by Adam Kościelak Oct 19, 2021

Table of Contents

Email marketing is one of the most vital channels businesses can use to reach out to their audience. The fact that people signed up to your email list means they’re interested in what you have to offer. 

As a result, expect to generate high open and click-through rates from the emails you send, which means greater conversions and revenue moving forward. In fact, for every dollar spent on email marketing, you could be $42 richer, assuming that you observe the best email practices.

However, this is only possible if your emails are landing in your email subscribers’ inboxes. There’s a chance that the emails you’re sending go straight to the spam folder — if they’re even receiving them at all.

Aside from building a solid email marketing strategy and campaign, you also need to tighten the nuts and bolts of your operations. When it comes to sending emails, email deliverability should be at the top of your list. 

What is email deliverability?

Email deliverability refers to the ability to send emails to subscribers successfully.

Ideally, you want all the emails you send to arrive at their destination to maximize your ROI and revenue. However, according to EmailToolTester, the average deliverability rate is 85.3%. That means, out of five emails sent, an average of one email fails to arrive in the inbox. While approximately 15% of failed emails sent may seem like a small number to some, this adds up to thousands of emails that accumulate over time serve as missed opportunities for possible conversions.

The majority of email deliverability falls on the email platform you’re using. Email tools may share similar features, but their deliverability rates vary due to different factors, some of which we will discuss later.

To test email deliverability, these email service providers send emails from the dedicated IP addresses they're using to a test group of email addresses representing the top ISPs that their customers are sending to. The results should be able to give them a general idea of how many emails are successfully delivered.

From here, they can develop internal scores that measure email deliverability based on volume, spam complaints from recipients, and bad addresses, to name a few factors.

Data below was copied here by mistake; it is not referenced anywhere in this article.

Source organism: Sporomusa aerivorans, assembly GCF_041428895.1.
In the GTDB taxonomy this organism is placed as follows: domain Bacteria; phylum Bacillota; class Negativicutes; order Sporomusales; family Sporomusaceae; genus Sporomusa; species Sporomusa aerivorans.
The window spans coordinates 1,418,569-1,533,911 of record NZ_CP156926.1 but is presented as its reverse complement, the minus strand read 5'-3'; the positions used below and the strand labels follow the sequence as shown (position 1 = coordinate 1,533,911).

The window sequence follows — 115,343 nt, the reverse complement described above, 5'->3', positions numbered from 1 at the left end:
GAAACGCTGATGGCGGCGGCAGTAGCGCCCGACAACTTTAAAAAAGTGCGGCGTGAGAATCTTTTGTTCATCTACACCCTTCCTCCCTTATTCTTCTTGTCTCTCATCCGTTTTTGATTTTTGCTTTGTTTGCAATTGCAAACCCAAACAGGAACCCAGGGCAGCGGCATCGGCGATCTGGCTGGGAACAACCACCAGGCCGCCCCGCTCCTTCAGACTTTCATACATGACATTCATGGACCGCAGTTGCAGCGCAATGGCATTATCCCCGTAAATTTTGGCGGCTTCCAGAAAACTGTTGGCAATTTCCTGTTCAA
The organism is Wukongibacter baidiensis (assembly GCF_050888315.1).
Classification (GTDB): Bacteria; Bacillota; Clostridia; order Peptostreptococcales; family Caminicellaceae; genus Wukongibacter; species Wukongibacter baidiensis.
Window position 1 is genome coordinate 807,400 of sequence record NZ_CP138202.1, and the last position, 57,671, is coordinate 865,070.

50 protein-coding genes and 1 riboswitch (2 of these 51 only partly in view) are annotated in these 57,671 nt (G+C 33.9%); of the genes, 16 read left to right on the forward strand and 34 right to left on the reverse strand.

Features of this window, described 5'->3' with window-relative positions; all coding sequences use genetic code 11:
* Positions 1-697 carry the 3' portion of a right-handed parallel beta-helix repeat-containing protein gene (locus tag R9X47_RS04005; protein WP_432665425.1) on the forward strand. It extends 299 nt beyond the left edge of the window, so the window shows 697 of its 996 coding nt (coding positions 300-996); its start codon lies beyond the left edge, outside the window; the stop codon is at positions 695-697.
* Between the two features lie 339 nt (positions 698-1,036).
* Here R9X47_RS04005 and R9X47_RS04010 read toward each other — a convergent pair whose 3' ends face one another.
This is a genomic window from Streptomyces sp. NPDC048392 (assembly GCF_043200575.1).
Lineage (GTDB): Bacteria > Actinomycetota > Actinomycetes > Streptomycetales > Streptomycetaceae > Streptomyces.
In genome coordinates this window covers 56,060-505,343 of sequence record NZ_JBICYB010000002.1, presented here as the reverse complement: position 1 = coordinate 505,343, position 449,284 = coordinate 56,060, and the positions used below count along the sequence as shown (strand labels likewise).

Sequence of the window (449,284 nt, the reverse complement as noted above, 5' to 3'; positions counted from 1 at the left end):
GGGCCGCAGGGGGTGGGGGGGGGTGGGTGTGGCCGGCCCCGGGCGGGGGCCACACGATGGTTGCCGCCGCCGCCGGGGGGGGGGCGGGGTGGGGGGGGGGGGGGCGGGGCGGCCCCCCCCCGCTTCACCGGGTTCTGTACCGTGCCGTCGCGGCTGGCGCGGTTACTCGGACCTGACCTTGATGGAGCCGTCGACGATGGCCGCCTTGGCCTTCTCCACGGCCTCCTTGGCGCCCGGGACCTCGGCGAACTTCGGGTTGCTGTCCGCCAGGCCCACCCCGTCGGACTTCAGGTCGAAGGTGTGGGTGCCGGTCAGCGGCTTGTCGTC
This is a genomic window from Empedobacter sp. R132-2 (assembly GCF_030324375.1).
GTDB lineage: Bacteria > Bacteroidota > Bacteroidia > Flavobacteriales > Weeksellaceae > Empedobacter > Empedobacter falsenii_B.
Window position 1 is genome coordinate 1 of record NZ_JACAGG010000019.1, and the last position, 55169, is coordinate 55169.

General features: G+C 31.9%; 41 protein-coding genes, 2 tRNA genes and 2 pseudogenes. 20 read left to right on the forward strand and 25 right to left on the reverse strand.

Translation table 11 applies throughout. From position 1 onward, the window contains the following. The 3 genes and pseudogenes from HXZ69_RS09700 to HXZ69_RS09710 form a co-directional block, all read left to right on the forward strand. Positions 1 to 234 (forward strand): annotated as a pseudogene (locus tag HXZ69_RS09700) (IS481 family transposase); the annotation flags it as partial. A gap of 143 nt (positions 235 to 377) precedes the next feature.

To help you verify the deliverability rates of your email campaigns, you can use tools to monitor your IP and domain reputation. As mentioned, the lower the sender score, the more people won’t receive your emails.

What impacts email deliverability?

There are a variety of factors that affect email deliverability. Below are some that you should be wary of:

Sender reputation

As mentioned, sender reputation determines how high or low your deliverability rates are. The goal is to increase your reputation on a level where most of your emails are sent to inboxes without a hitch. And to achieve this, you need to optimize your campaigns for the following variables:

  • Open rate - Get more people to open your emails once it lands on their inbox. Writing catchy and compelling subject lines ought to do the trick.
  • Email content - The content must match what was promised in the headline. Also, it should be in line with why people subscribed to your list in the first place. For example, if people signed up for your newsletter because they want to receive exclusive news and tips, make sure to send them more of these content types instead of promotions.
  • Recipient engagement - Aside from opening your emails, they should also take action by clicking on the links or buttons in each or replying to them.
  • Spam traps - These are emails that appear legitimate but are actually honeypots used to monitor spam emails. If you bought your email list or added scraped emails from a domain, you most likely have spam traps in your list. Having lots of spam traps in your list lowers your sender reputation.

Spam complaints

It’s possible that subscribers may mark your emails as spam. Below are some of the reasons why:

  • The emails you send aren’t relevant to your subscribers.
  • They don’t remember subscribing to your list probably because it may have been a while since you last emailed them.
  • They didn’t subscribe to your list and you’re sending them unsolicited emails.
  • Your emails are using spam trigger words.

Once you’ve accumulated spam complaints from your subscribers, expect your emails to go straight into their spam folders instead. To avoid this from happening, you must constantly send them relevant emails that interest them.

Poor list quality

Sometimes, the reason for low email deliverability is your subscribers. Some of those who signed up to your email don’t bother opening the emails they receive from you. Due to their inactivity, your sender reputation decreases.

However, most of the time, your email list becomes poor if you bought them and didn’t grow them organically. 

Email authentication

The recipients and their mailbox provider perform email authentication to verify the sender's identity. 

The top three methods of authentication include sender policy framework (SPF), domain keys identified mail (DKIM), and domain-based message authentication (DMARC). These are designed to complement SMTP, which is the most fundamental protocol applied for sending emails.